I've always seen them. The monsters. But I didn't know what they were called until he came and told me what they were.

The day I met him was pretty typical. My adoptive dad and I had fought the night before and, despite the best efforts from Mom, weren't speaking to each other. Again. So he left for work that morning without saying good-bye. Again.

Mom had sighed and kissed my forehead, saying he'd cool down later and would talk to me again. "Maybe this time he'll accept you for you," she'd said hopefully. She always said that. It had yet to come true. For ten years Dad and I had fought. At first he'd thought the monsters were my imagination, but when I continued to talk about them well past the age of wild images at night, he'd began to argue with me, saying I was making up stories to get attention. "Shut up about the stupid monsters!" he'd always scream. "They are not real! Quit vying for attention!" I'd always fight back and Mom would cry, usually not in front of me, but I heard her when she'd leave the room. I hated making her cry, but God damn it, I was anything but a pushover, and I refused to let Dad win any quarrel we had.

Sighing, I made myself breakfast, packing my bag for school. The first term started tomorrow, but I wanted to be ready today, so I wouldn't forget anything the next morning when I left at six, which was o'dark early for me.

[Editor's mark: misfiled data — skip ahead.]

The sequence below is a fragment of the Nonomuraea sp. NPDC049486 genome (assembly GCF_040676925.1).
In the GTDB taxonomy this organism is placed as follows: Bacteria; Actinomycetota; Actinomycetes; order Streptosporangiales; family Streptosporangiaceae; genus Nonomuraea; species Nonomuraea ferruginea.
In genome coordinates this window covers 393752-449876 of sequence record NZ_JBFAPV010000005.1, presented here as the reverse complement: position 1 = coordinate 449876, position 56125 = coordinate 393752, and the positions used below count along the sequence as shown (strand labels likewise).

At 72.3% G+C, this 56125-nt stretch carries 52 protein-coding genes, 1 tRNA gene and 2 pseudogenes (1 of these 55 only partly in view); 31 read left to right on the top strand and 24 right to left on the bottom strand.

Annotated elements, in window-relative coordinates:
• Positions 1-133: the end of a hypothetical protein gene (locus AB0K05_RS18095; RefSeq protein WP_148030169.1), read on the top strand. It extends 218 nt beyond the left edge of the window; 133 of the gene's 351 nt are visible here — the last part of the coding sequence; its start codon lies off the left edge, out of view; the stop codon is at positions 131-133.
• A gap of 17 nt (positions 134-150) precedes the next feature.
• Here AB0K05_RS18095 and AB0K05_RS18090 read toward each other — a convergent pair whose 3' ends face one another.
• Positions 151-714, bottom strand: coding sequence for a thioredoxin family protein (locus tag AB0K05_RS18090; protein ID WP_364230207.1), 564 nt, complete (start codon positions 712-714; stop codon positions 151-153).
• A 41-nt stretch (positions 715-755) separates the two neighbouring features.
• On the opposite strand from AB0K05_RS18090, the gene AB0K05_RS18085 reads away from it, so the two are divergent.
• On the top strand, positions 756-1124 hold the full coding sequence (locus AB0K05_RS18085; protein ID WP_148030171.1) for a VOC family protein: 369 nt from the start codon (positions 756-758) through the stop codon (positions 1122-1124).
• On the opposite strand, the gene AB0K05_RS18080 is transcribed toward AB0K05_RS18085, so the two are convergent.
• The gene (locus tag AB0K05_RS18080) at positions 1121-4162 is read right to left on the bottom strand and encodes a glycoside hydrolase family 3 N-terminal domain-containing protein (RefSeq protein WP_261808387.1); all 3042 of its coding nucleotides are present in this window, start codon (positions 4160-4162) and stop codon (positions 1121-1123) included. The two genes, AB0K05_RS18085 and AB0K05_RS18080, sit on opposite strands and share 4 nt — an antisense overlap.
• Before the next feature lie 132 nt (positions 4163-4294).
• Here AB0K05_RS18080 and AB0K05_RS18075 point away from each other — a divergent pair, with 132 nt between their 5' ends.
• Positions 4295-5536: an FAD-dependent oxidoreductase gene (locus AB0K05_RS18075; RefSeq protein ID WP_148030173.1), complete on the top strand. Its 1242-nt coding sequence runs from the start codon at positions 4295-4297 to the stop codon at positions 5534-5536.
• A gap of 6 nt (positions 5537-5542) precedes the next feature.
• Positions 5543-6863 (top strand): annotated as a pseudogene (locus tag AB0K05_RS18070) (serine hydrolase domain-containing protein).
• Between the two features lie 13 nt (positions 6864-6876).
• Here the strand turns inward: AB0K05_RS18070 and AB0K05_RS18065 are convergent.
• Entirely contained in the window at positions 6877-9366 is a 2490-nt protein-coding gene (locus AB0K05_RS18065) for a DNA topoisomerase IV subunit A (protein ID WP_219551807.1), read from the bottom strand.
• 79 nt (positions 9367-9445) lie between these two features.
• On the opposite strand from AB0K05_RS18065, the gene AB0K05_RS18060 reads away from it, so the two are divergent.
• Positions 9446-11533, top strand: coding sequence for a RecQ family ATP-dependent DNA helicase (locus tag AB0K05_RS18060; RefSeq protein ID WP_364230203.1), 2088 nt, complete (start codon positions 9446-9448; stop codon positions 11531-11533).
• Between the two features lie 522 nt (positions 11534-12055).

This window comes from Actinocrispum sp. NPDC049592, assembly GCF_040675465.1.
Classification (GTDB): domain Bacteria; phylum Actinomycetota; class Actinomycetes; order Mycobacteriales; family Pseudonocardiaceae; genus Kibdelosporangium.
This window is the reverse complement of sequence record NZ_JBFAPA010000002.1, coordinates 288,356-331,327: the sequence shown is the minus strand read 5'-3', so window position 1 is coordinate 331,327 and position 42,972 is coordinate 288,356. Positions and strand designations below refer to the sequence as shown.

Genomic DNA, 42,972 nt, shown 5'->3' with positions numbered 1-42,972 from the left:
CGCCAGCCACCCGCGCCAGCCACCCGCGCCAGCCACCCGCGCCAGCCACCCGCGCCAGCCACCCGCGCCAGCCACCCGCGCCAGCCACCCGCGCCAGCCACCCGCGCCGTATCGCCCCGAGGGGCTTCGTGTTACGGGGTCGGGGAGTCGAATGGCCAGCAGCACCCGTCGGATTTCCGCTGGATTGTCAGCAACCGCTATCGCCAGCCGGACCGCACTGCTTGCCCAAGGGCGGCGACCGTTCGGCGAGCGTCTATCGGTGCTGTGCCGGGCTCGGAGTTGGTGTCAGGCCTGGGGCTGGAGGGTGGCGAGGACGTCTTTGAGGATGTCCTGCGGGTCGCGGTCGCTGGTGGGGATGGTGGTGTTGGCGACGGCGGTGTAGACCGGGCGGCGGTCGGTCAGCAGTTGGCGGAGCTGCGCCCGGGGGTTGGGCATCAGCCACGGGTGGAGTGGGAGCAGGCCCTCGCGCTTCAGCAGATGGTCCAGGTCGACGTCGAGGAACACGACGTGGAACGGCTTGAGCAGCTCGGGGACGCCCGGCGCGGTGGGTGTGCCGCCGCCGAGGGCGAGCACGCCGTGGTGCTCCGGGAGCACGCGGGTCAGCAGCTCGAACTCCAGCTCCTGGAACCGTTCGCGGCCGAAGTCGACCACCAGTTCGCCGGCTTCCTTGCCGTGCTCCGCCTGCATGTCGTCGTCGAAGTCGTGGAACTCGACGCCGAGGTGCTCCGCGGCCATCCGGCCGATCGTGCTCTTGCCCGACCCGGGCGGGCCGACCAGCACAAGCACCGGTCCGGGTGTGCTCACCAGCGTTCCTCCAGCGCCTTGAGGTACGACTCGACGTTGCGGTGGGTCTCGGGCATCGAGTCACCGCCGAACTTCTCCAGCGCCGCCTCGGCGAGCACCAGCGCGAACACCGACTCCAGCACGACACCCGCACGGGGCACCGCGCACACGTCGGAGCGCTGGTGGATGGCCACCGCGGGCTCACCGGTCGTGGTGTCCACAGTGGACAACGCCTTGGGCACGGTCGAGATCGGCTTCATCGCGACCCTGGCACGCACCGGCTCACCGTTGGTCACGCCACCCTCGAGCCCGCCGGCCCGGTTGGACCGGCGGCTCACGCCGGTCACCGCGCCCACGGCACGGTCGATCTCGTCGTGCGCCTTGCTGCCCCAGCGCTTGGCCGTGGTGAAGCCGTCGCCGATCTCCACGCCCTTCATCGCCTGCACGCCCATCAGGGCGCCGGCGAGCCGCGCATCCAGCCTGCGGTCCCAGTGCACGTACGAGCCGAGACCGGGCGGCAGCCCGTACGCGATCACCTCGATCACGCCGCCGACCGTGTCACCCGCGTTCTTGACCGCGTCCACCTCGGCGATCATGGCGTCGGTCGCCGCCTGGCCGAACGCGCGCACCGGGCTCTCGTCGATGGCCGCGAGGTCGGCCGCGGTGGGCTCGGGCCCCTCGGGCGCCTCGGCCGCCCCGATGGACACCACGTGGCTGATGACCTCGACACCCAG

Mom left, slamming the door to make sure it stayed shut. The stupid thing never shut right when closed softly and you had to slam it hard to make sure it was shut. A few minutes after she left, there was a knock at the door.

Munching on my toast with sweet bean paste slathered on it, I opened the door to see a boy my age standing there in a school uniform, one I recognized. He was from True Cross Academy, one of the most reputed schools in the country. It had a record for turning out the best doctors, lawyers, and other experts. The boy had black hair that got in the way of his blue eyes that looked a lot like mine. He was slightly taller than me, my nose coming just about to his chin. As I studied him I said, "I'm Safaia Tottori. Who the hell are you and what do you want?"

He blinked. "Err…um…that is, I…" he stammered.

"If you're just going to waste my time then leave," I snapped, starting to shut the door.